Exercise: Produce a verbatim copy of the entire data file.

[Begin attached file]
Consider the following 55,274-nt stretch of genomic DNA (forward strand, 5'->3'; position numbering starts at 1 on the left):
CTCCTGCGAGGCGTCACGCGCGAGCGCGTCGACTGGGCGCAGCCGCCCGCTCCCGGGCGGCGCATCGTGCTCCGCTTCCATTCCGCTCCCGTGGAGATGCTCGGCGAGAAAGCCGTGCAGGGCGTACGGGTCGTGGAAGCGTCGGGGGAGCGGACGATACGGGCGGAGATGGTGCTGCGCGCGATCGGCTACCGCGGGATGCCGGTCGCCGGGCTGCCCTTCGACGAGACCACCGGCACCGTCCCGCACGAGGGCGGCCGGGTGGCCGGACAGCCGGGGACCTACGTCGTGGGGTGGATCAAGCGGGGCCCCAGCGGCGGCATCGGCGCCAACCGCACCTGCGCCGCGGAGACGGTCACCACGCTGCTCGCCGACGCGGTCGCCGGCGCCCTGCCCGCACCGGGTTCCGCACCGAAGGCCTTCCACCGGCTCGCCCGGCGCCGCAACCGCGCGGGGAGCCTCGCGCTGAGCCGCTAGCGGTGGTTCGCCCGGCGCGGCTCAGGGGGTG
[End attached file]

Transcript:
Consider the following 55,274-nt stretch of genomic DNA (forward strand, 5'->3'; position numbering starts at 1 on the left):
CTCCTGCGAGGCGTCACGCGCGAGCGCGTCGACTGGGCGCAGCCGCCCGCTCCCGGGCGGCGCATCGTGCTCCGCTTCCATTCCGCTCCCGTGGAGATGCTCGGCGAGAAAGCCGTGCAGGGCGTACGGGTCGTGGAAGCGTCGGGGGAGCGGACGATACGGGCGGAGATGGTGCTGCGCGCGATCGGCTACCGCGGGATGCCGGTCGCCGGGCTGCCCTTCGACGAGACCACCGGCACCGTCCCGCACGAGGGCGGCCGGGTGGCCGGACAGCCGGGGACCTACGTCGTGGGGTGGATCAAGCGGGGCCCCAGCGGCGGCATCGGCGCCAACCGCACCTGCGCCGCGGAGACGGTCACCACGCTGCTCGCCGACGCGGTCGCCGGCGCCCTGCCCGCACCGGGTTCCGCACCGAAGGCCTTCCACCGGCTCGCCCGGCGCCGCAACCGCGCGGGGAGCCTCGCGCTGAGCCGCTAGCGGTGGTTCGCCCGGCGCGGCTCAGGGGGTG